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The proposed Squamish development by Burrard Bridge.

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What if it was easier to build a better city? With a lot of downtown housing in energy-efficient buildings; with lots of green space and almost no room at all for cars?

That’s the vision that’s come forward this week from the Squamish Nation in Vancouver. Senakw is a project on reserve land and lies almost entirely outside the lines of city regulation. Despite that fact – or because of it – it promises to be an exemplary piece of urban development.

The Squamish Nation has strong ambitions here. Working in partnership with Vancouver-based developers Westbank, it aims for a high level of environmental sustainability. “The project speaks loudly to our identity as the original owners of these lands,” Squamish Nation councillor Khelsilem, who uses one name, said this week.

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It revealed this week that it intends to develop an 11-acre reserve in Vancouver with 11 towers totalling 6,000 homes, plus a substantial amount of retail space and generous green space. All this would fill an L-shaped piece of land that was returned to the nation about 15 years ago, a remnant of its ancestral lands on the shore of False Creek – and most recently used by CP Rail.

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Khelsilem said the project will have a strong Indigenous identity. “Other developers aren’t operating from a rich cultural heritage, as we are,” Khelsilem told me. And that’s clear from the first drawings of the project. The curvaceous buildings by local firm Revery Architecture incorporate a lot of greenery and traditional Squamish symbolism. Indigenous design will extend through the project on a variety of scales, Khelsilem said, from public art and landscape architecture all the way down to custom doorknobs on suite entry doors. “There will be dozens of Squamish artists involved, at all stages of the process.”

Landscape architecture will be by Vancouver’s PFS Studio and Toronto’s Public Work. The skinny, irregular site will link up with adjacent Vanier Park and activate the space under the Burrard Bridge. It’s a remarkable expression of design creativity, turning an easily overlooked site into a meaningful place.

The project also scrambles the debate within Vancouver about real estate development. Being supportive of reconciliation, in this case, means saying nice things about a bunch of tall buildings. A number of Vancouver progressives who are skeptical of development have done so this week. And Mayor Kennedy Stewart has publicly expressed his support for the proposal – but that’s no surprise; he has repeatedly expressed the view that a city with a housing shortage will benefit from all sorts of housing.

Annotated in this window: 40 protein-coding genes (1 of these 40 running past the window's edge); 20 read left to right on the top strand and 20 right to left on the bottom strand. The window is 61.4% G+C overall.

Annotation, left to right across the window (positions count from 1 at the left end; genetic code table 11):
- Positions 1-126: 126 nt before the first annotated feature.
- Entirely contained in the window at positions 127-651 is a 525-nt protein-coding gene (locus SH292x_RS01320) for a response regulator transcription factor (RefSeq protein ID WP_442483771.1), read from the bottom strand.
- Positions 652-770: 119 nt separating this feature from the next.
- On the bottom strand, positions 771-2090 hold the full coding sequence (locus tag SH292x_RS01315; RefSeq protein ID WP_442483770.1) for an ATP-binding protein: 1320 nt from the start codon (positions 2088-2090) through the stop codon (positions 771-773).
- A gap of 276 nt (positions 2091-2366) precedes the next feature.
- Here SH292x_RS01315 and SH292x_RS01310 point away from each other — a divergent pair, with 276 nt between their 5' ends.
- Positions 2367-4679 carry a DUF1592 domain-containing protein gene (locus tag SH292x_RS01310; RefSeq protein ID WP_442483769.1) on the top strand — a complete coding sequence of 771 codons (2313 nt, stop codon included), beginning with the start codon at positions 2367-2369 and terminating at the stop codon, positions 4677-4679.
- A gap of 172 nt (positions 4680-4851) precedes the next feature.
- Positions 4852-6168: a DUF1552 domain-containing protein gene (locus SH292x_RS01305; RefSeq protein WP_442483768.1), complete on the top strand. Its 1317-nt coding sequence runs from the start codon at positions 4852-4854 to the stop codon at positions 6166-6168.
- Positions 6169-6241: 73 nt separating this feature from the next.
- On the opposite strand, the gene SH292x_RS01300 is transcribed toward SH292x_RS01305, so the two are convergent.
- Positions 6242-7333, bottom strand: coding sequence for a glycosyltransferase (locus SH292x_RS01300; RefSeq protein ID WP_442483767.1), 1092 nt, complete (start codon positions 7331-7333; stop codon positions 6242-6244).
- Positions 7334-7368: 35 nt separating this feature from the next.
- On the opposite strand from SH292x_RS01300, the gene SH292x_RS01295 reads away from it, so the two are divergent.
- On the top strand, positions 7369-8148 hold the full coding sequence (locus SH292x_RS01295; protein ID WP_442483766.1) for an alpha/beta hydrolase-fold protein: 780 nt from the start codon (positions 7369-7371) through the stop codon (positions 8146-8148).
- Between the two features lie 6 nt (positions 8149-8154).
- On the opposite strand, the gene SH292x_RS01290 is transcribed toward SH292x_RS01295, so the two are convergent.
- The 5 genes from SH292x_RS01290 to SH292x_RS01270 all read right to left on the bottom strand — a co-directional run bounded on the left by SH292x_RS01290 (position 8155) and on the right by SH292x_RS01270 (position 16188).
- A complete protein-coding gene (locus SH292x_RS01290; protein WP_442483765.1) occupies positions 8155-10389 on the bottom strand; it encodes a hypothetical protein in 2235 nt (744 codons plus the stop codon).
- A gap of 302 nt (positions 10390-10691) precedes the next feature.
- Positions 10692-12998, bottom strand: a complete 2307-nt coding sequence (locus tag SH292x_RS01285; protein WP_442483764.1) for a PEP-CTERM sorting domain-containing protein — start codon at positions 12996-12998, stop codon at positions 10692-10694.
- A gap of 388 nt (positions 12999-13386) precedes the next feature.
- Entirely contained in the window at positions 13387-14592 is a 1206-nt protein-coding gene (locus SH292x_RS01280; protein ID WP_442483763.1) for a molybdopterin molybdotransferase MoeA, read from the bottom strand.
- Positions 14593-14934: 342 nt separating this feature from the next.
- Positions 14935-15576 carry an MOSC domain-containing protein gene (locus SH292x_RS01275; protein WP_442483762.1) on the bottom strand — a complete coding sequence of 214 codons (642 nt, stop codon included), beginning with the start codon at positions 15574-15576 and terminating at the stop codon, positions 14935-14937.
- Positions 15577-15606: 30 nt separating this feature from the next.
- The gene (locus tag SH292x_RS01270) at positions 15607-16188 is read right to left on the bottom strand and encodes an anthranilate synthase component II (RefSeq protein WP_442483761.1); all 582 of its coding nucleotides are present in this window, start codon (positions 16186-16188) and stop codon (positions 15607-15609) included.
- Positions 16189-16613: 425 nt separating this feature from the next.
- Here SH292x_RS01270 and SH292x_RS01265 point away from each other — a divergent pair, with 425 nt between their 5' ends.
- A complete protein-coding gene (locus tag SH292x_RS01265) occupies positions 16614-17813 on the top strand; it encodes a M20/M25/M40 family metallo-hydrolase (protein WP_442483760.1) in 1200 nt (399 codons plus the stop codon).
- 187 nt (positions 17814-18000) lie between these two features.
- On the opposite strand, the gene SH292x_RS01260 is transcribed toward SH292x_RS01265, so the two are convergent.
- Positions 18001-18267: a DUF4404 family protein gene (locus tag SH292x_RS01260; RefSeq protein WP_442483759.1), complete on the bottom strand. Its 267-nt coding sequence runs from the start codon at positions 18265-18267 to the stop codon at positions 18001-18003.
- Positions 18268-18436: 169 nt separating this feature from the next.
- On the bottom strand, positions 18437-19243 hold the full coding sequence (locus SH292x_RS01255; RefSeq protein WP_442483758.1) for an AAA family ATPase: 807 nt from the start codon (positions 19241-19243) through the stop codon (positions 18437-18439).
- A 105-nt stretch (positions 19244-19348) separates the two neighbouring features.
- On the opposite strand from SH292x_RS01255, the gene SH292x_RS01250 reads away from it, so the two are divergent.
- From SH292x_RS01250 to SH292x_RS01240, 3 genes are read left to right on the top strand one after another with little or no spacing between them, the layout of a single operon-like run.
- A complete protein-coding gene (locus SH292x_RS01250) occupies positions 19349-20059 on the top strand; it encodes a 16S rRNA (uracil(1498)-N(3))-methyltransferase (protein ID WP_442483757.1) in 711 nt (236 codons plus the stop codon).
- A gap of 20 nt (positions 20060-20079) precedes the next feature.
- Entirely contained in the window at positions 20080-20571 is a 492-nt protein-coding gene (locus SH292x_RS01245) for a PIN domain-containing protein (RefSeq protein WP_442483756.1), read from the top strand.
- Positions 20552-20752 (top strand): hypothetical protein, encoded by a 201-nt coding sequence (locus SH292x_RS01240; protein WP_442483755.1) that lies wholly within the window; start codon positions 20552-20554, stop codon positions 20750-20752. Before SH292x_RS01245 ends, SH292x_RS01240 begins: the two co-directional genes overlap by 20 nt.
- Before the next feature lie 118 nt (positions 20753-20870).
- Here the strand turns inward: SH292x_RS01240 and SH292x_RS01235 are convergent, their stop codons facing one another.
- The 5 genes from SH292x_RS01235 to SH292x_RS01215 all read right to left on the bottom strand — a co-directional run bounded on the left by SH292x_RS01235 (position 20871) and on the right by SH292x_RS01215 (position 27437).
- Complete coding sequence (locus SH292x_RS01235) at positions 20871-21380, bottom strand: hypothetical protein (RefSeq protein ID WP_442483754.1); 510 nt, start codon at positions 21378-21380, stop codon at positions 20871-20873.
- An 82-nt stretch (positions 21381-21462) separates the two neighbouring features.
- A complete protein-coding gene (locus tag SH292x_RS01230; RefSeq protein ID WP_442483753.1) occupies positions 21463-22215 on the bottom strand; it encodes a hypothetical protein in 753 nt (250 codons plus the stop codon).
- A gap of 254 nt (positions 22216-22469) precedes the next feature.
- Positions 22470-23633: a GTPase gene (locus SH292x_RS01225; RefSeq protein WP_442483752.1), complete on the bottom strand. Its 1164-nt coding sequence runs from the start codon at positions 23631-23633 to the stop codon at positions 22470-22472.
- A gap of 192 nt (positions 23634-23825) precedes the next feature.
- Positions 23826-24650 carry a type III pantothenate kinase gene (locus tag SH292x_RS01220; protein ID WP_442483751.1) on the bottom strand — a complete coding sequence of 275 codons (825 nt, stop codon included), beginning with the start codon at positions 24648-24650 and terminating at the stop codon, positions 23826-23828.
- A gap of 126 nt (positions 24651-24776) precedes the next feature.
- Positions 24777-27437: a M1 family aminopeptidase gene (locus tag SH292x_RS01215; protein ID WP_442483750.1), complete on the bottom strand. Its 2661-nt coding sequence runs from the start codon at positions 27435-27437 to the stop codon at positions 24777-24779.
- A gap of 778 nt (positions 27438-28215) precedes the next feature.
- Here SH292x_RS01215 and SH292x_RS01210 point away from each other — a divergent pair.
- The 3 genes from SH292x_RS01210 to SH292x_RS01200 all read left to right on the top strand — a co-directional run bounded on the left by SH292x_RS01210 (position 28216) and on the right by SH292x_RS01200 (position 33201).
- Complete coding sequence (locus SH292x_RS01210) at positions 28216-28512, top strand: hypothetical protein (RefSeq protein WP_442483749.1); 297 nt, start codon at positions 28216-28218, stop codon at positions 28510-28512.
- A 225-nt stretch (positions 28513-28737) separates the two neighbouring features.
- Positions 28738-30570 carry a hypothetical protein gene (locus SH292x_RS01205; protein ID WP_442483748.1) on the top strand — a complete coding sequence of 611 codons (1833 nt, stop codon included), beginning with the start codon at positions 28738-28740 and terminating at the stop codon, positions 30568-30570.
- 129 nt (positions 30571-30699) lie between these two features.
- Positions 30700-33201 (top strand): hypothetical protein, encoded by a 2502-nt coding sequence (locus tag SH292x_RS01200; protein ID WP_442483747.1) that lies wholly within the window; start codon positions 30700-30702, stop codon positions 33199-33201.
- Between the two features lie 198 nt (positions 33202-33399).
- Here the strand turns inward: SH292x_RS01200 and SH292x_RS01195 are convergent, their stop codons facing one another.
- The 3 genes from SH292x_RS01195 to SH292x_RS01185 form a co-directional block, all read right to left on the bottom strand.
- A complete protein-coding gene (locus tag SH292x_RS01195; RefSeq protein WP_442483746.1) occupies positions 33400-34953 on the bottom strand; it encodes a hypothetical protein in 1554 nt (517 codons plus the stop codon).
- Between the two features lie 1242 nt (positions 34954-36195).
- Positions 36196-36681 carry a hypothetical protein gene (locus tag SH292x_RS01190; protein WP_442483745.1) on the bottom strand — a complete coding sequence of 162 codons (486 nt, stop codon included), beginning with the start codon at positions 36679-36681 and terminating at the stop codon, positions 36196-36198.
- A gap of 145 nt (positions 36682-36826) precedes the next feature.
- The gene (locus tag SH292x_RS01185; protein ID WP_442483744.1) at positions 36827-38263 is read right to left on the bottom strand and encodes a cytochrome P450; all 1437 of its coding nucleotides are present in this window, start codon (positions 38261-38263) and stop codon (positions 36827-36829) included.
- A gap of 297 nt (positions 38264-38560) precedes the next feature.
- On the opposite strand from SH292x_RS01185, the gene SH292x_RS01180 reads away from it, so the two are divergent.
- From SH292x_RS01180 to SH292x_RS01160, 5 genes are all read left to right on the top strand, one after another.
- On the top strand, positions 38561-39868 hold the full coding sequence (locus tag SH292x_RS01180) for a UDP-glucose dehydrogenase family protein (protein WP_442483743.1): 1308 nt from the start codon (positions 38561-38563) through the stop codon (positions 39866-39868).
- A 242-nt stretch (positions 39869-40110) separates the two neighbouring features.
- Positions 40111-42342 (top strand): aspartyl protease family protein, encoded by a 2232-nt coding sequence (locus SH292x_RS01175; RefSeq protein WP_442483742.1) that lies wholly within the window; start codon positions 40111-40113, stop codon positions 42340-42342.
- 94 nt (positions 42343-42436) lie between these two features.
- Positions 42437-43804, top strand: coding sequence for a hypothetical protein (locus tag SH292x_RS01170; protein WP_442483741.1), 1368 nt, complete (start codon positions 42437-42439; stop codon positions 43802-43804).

That is, bizarrely, a controversial position. There is a faction of Vancouverites, many of whom live in multimillion-dollar houses, who have a visceral dislike of All Those Towers. Councillor Colleen Hardwick told The Globe and Mail’s Frances Bula that the project would be “inconsistent with the values of a livable city.” This has something to do with height; anti-development figures such as Ms. Hardwick often equate “livable” with short buildings that house fewer (and richer) people.

The Squamish Nation sees it differently. As Khelsilem explained to me, the nation has declared a climate emergency. “And we’re not going to fight climate change using cars,” he said. “We’re going to address it using transit, cycling and walking.” So the development will have only about 600 parking spots for its 6,000 homes. The nation is advocating for a light-rail line to the site. “People who live here will have to accept that they won’t be using a car,” Khelsilem said.

This is a critical point, translating broad ideas about “climate action” into real action. But most real estate developers wouldn’t take that leap – or, if they wanted to, they wouldn’t be allowed. Most cities, including Vancouver, mandate much higher levels of car parking within new developments, refusing to accept that new residents might be willing to go car-free.

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This decision also saves vast amounts of money. An underground parking space on this site, Khelsilem said, would cost between $80,000 and $120,000 to build. Now those funds can go to better use, either to the nation itself or to other features of the development. And those thousands of parking spots, in concrete garages, would carry a massive carbon footprint of their own.

The Squamish, by avoiding this, will aim for the project to be net zero – generating no net carbon emissions at all. To achieve this, the Westbank subsidiary Creative Energy is going to build a neighbourhood energy system on the site, linked under Burrard Bridge to the existing grid downtown.

But leave the specifics aside. Take this project as a thought experiment: What if we accept that densifying an inner city – even with towers – is the greenest way we can build? And that leftover corners of a city might have deep significance and become rich ground for building a better future? It starts here.

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